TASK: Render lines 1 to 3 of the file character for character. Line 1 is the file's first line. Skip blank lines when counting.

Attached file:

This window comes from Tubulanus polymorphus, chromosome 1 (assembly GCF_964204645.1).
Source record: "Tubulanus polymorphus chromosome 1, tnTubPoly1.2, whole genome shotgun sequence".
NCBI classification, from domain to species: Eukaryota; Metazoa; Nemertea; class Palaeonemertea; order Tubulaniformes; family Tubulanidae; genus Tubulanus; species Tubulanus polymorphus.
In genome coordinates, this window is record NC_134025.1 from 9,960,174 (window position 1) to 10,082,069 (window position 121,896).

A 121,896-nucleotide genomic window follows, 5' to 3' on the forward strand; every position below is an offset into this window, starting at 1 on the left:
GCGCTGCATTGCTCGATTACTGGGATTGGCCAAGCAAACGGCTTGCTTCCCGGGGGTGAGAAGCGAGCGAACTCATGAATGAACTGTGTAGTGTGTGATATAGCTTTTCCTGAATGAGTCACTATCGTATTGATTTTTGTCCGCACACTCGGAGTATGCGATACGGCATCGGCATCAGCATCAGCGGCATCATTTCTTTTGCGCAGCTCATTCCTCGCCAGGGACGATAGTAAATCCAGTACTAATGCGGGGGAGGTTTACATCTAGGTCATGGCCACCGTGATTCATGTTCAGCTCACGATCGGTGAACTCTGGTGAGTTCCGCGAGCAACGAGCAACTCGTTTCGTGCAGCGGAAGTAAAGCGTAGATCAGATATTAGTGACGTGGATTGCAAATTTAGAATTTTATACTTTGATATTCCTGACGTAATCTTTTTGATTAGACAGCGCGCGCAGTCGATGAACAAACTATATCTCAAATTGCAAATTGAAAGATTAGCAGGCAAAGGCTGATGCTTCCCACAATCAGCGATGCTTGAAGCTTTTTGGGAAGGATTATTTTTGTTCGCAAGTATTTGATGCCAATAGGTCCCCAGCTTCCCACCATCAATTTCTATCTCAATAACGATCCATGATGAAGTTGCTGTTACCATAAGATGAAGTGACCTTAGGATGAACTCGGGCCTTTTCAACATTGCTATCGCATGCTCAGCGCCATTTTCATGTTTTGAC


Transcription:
This window comes from Tubulanus polymorphus, chromosome 1 (assembly GCF_964204645.1).
Source record: "Tubulanus polymorphus chromosome 1, tnTubPoly1.2, whole genome shotgun sequence".
NCBI classification, from domain to species: Eukaryota; Metazoa; Nemertea; class Palaeonemertea; order Tubulaniformes; family Tubulanidae; genus Tubulanus; species Tubulanus polymorphus.